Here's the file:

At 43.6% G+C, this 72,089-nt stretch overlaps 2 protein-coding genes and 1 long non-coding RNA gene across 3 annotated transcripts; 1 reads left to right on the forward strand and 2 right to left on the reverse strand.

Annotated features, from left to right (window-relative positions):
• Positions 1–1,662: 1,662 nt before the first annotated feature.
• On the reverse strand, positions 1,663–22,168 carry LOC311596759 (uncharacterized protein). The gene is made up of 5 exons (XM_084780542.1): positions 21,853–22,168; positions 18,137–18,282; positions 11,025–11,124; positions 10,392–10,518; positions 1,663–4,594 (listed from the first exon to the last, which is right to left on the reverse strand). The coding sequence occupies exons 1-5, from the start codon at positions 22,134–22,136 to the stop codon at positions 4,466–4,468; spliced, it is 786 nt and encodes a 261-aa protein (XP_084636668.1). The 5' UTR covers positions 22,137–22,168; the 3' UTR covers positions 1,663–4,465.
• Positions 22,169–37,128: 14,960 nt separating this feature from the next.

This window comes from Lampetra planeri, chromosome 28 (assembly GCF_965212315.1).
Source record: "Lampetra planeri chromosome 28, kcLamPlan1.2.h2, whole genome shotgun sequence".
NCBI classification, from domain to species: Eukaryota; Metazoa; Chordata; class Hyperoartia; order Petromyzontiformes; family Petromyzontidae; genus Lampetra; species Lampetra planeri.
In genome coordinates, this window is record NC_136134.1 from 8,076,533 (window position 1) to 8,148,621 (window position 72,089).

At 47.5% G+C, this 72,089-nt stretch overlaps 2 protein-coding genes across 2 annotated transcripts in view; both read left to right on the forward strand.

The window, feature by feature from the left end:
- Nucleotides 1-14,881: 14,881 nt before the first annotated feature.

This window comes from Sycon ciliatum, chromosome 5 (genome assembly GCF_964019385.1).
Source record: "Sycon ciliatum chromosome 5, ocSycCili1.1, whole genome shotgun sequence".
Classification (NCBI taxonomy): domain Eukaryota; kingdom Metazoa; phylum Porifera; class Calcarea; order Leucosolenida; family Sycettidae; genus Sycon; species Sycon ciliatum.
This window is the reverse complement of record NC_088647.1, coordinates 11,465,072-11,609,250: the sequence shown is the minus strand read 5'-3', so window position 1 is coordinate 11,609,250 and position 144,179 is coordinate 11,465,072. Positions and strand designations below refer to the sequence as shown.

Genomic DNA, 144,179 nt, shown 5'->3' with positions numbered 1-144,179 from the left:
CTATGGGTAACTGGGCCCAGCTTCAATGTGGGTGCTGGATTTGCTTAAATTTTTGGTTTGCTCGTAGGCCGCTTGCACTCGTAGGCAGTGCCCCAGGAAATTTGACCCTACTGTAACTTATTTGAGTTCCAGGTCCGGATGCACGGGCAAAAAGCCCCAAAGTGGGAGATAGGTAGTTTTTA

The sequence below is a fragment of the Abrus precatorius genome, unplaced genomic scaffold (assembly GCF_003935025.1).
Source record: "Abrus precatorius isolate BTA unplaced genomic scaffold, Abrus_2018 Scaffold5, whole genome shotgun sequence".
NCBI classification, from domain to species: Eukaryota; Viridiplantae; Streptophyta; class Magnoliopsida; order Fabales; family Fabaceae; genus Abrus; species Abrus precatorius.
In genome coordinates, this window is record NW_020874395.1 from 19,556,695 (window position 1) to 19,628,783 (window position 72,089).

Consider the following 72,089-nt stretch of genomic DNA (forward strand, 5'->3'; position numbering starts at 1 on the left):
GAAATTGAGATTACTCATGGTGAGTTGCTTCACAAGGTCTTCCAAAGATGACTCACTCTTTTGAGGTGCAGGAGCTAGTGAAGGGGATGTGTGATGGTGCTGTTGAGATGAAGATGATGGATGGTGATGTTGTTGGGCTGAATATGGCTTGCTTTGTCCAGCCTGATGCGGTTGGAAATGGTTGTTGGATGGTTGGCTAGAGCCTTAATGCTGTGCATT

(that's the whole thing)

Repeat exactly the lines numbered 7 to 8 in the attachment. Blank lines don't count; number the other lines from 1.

Source record: "Lampetra planeri chromosome 28, kcLamPlan1.2.h2, whole genome shotgun sequence".
NCBI classification, from domain to species: Eukaryota; Metazoa; Chordata; class Hyperoartia; order Petromyzontiformes; family Petromyzontidae; genus Lampetra; species Lampetra planeri.